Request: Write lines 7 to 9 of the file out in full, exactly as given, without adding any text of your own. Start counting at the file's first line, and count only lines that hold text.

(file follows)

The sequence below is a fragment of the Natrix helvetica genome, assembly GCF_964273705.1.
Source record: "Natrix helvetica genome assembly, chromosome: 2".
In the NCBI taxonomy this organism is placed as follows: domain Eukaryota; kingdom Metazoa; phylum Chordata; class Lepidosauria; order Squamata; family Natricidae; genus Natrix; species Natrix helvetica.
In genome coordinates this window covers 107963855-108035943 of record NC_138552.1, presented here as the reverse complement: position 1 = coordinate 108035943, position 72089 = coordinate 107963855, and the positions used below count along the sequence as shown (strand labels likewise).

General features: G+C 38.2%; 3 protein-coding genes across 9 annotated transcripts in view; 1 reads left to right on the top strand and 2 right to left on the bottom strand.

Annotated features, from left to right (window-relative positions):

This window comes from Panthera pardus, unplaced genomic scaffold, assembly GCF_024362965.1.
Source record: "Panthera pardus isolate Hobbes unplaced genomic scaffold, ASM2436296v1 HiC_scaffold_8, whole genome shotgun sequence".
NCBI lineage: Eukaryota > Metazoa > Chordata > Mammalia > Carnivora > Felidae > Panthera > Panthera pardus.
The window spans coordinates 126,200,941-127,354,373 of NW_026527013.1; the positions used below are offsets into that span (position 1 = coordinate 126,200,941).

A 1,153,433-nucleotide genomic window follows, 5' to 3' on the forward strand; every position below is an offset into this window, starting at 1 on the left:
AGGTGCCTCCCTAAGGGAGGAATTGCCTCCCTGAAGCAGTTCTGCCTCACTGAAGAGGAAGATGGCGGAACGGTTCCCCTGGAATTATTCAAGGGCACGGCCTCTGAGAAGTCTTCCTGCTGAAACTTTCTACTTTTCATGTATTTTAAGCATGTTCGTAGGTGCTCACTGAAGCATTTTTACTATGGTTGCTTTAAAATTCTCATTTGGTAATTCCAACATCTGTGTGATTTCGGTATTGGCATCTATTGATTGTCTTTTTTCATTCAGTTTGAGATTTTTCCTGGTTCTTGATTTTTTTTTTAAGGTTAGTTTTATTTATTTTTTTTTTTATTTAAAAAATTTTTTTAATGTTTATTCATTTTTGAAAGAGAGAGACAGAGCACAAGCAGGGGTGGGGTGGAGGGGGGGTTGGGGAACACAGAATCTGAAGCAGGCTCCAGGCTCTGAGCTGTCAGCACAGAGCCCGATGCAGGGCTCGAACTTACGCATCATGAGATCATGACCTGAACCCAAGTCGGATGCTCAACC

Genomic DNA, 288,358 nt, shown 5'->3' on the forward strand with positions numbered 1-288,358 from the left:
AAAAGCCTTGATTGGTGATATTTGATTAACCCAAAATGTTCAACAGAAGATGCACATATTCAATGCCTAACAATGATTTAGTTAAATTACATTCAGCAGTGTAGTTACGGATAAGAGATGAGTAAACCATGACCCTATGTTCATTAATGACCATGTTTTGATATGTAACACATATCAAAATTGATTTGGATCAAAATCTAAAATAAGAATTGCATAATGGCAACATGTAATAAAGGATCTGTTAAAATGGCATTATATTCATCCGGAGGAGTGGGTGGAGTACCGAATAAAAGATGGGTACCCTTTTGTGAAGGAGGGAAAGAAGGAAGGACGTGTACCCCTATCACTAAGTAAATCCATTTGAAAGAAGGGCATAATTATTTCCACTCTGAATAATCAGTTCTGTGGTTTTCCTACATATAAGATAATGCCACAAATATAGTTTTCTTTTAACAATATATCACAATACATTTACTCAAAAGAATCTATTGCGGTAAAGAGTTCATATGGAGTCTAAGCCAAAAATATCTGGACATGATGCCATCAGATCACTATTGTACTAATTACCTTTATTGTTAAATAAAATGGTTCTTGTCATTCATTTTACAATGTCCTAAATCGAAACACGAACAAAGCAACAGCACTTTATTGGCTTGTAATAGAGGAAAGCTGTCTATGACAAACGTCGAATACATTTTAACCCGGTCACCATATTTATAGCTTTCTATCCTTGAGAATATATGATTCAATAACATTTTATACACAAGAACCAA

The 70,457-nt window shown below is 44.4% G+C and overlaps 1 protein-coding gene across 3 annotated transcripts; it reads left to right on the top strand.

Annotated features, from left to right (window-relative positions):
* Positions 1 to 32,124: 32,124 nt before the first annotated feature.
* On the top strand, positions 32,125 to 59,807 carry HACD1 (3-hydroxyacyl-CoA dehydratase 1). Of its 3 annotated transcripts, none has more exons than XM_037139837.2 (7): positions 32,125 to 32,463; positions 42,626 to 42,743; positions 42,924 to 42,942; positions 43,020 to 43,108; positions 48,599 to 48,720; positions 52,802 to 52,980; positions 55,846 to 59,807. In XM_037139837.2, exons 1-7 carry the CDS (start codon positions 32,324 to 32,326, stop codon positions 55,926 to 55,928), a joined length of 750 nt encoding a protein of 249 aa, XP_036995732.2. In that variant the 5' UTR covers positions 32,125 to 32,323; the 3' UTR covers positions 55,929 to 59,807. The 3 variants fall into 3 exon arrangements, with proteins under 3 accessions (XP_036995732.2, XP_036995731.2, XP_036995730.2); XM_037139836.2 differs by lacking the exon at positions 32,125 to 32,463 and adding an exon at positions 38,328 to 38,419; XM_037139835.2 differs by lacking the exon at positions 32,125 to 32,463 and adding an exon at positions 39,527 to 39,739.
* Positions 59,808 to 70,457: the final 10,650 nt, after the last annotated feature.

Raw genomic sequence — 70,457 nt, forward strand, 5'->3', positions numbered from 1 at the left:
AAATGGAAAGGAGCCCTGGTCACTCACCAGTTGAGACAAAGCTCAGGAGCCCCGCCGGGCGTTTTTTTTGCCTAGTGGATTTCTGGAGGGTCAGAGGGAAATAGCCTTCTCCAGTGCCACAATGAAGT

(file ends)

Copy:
This window comes from Panthera pardus, unplaced genomic scaffold, assembly GCF_024362965.1.
Source record: "Panthera pardus isolate Hobbes unplaced genomic scaffold, ASM2436296v1 HiC_scaffold_8, whole genome shotgun sequence".
NCBI lineage: Eukaryota > Metazoa > Chordata > Mammalia > Carnivora > Felidae > Panthera > Panthera pardus.